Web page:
At the time I didn't notice the cheesiness of most films, so that wasn't a factor, but I did find it to be somewhat boring, and the lack of great kills are exactly what would hurt this film for me. All the lead up only to have nothing more than a bad edit happen isn't any way to see any film. Sometime after seeing the edited version, I somehow came across the directors cut, but to be totally honest, I have no idea how that happened as coming across shit at a pretty young age in the tape trading days wasn't all too easy. Regardless, I watched the full Monty version of Intruder, and I certainly enjoyed it so much more than when I saw it sans the awesome death scenes. They certainly lived up to what was promised and more, and it was those five minutes of graphic slashing and slaying that made the film one that is worth a spot on any Slasher fan's list of must sees.
And now here we are, so many years later, and in 2010 with the advent of Netflix watch instantly, or, the second coming of the VHS boom, I found myself spending some much anticipated time with Intruder. The film had received a long awaited uncut US release in 2005 and, 95% of the time, Netflix will have the most recent release playing instantly. As I sat there watching - and waiting patiently for something gruesome - I started to wonder if I was watching the correct version or not. It took a good 40 or so minutes before I became weary, and when the film finally came to the point where the meat saw scene would make its bloody splash on the screen, I knew I had been duped.
I quickly checked the running time, which was 83 minutes, then, went on my smart enough phone and did a little investigating, only to see that the directors cut ran at 88 minutes, meaning I got played like Sega. I suppose that I could have checked in the first place, but I was an optimist in this case, and I didn't even think that there was even a remote chance that it would be the censored version that was available. Shame on me. However, I must say shame on Netflix for not having the full film on instant. I mean, in the big scheme of things, they do things so right, and I am constantly impressed with how the service has progressed in the near two years I have had it, but still, this is a flub that is pretty disappointing.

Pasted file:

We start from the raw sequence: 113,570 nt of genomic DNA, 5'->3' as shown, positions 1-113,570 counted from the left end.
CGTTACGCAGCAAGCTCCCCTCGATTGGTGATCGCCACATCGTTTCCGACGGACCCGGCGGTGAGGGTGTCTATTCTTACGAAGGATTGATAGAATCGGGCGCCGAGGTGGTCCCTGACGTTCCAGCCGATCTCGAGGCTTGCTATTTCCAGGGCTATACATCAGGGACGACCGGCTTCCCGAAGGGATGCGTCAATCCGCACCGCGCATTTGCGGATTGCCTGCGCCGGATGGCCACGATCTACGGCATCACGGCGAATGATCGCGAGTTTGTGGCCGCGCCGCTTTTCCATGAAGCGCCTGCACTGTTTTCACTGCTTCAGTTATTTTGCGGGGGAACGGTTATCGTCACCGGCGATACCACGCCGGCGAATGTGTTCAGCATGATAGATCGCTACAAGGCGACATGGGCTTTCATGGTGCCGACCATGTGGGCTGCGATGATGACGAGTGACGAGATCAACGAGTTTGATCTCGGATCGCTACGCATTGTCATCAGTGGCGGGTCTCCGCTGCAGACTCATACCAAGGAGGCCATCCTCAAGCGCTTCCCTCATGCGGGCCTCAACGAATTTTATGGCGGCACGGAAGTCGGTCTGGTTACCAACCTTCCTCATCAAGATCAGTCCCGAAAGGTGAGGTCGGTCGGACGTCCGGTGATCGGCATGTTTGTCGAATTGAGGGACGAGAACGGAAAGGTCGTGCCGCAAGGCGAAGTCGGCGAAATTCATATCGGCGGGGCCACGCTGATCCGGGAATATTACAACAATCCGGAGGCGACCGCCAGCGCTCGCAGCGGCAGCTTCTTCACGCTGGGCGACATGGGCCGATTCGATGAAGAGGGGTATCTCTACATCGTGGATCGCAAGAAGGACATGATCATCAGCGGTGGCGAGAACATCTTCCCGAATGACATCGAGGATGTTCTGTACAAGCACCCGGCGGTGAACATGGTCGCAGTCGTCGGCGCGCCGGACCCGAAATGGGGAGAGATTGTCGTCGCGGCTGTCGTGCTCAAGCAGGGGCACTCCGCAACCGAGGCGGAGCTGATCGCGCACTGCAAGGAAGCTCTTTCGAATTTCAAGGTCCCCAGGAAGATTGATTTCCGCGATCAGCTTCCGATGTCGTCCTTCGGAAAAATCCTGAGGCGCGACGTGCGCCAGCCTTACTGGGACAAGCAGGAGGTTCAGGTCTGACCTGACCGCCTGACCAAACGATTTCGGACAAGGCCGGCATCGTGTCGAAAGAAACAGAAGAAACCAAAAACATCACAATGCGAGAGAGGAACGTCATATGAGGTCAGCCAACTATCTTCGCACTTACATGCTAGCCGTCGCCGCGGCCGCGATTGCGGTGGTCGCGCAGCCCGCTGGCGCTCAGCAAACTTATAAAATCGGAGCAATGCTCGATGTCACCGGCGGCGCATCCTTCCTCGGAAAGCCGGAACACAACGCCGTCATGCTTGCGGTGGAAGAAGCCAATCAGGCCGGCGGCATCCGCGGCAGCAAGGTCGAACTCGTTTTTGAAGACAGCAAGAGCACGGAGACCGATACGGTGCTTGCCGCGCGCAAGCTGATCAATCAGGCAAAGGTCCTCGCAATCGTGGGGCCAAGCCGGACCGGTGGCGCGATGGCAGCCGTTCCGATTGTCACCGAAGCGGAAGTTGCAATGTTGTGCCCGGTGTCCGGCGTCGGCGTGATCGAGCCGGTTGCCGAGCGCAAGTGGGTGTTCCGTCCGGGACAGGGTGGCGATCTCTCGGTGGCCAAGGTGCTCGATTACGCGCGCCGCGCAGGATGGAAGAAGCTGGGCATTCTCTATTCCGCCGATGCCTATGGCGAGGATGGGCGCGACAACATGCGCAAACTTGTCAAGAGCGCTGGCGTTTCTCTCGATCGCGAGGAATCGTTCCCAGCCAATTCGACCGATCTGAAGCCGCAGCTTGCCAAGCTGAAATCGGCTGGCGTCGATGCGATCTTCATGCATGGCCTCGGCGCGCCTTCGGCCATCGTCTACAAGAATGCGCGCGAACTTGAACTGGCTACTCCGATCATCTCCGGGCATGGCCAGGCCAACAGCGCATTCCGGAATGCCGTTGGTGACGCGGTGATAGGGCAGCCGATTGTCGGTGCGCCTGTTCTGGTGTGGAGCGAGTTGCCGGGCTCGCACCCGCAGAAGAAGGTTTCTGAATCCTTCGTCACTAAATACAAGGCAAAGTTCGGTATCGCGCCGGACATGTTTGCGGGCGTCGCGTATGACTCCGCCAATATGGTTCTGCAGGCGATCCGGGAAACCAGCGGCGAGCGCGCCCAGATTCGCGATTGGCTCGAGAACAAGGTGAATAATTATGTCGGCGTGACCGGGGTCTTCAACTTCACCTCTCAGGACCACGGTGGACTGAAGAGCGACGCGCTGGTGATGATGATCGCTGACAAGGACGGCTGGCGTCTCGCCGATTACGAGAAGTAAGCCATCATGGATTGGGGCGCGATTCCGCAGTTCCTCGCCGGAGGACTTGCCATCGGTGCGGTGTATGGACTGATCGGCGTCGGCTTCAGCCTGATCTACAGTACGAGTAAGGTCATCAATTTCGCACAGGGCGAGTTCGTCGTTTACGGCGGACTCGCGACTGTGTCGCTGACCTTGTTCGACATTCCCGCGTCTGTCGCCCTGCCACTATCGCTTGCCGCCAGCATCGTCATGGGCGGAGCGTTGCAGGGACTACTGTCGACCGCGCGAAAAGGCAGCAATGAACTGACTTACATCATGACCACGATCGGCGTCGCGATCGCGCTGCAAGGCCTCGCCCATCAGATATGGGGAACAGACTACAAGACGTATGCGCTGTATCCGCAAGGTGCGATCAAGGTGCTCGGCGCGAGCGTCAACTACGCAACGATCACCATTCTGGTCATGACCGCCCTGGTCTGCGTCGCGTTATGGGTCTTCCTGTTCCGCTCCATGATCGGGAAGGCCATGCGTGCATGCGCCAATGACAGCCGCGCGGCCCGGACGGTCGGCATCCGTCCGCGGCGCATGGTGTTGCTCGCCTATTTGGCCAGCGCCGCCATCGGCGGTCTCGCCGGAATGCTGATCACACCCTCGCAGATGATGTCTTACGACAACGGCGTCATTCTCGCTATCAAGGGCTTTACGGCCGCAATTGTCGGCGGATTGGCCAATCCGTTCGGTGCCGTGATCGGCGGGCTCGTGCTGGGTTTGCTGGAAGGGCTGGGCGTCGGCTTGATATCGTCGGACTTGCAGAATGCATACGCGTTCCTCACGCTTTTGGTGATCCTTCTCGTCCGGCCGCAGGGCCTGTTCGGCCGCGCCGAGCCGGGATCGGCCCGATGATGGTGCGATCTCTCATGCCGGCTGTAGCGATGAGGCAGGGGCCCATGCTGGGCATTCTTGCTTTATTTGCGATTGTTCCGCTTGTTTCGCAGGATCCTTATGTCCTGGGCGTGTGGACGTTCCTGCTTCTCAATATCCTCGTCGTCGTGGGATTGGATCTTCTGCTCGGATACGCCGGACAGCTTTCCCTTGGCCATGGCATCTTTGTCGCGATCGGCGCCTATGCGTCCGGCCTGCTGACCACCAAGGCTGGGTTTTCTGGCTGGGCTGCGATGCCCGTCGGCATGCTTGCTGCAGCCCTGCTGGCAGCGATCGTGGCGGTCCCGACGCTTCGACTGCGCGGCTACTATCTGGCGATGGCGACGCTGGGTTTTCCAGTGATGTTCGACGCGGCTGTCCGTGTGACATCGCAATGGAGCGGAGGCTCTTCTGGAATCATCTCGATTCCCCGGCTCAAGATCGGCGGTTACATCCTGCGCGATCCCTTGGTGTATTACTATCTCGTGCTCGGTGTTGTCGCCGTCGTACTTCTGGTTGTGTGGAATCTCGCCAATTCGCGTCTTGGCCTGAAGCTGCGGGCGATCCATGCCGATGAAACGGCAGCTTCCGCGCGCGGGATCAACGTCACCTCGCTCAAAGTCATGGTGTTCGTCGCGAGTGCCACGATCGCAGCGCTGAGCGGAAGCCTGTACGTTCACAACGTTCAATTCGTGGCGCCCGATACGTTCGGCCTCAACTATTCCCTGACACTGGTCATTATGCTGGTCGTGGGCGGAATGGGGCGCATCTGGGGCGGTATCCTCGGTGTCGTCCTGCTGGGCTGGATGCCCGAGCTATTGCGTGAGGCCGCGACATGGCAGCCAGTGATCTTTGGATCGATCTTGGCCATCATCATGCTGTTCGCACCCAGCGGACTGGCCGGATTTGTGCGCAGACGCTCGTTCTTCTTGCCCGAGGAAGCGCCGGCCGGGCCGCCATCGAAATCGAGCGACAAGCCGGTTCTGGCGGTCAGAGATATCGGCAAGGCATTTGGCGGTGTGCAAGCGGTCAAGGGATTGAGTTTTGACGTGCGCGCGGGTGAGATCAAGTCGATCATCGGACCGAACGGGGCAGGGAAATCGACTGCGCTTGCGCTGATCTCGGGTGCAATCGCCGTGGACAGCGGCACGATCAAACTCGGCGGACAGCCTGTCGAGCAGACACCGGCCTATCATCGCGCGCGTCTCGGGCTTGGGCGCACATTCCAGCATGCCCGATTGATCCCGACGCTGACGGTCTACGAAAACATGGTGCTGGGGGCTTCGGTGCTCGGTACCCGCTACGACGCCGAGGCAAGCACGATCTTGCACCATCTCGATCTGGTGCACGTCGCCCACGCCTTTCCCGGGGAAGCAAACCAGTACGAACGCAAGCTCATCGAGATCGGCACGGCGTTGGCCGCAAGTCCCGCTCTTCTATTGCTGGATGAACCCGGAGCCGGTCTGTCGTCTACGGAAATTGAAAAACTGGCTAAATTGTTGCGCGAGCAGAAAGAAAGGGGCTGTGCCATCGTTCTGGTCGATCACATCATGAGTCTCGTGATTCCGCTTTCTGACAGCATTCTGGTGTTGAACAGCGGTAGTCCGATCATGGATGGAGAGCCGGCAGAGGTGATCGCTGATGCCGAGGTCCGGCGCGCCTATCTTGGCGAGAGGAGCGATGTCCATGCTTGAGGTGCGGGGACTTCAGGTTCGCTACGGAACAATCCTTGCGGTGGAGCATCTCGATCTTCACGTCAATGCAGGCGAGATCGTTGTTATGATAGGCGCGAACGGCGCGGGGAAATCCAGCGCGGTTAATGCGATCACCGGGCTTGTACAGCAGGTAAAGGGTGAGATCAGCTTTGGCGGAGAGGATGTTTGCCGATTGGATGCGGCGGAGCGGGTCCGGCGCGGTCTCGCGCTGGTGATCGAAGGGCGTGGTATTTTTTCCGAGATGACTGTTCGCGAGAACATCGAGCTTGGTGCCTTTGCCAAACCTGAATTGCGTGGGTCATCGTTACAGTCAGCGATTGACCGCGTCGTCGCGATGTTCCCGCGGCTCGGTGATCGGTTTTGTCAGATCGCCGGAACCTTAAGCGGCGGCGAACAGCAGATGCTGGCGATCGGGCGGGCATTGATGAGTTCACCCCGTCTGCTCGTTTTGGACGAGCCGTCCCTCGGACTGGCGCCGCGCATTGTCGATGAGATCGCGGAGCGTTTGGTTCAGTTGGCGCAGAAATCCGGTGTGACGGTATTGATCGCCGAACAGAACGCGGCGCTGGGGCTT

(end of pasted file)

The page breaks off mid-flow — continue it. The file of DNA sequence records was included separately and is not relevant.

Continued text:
As for the film, it was very entertaining for the first 45 or so minutes, but when it got serious and there was less bad acting and cheese to enjoy, it got…well, a little boring, and I simply tuned out. If it has all of the death scenes, Intruder makes for a fun and totally on purpose B-Movie Slasher film with tongue firmly placed in cheek, and it definitely has that Raimi and company sense of humor written all over it. It may be worth a watch just to see Sam Raimi play a small role as a butcher - along with Ivan as the guy that works in produce - but I would still have to say, if your only option is seeing it rated, skip the prom and go straight to the after party...
In the end, I will always have a sort of odd nostalgia for Intruder with what it represented for horror at the time. It certainly had a slight influence on the rebel that I would grow to become as the years went on. The censorship of Intruder and that specific issue of Gorezone speak so much about the time in which they had come out, and while it seems like these aren't issues that we have to worry about as much nowadays, something like what happened with Hatchet 2 comes along and reminds us that we will never get what we want when it comes to entertainment. There will always be someone there trying to tell us what we should and shouldn't watch, and it's our job to tell them to go fuck themselves and do it anyways.
Power to the people.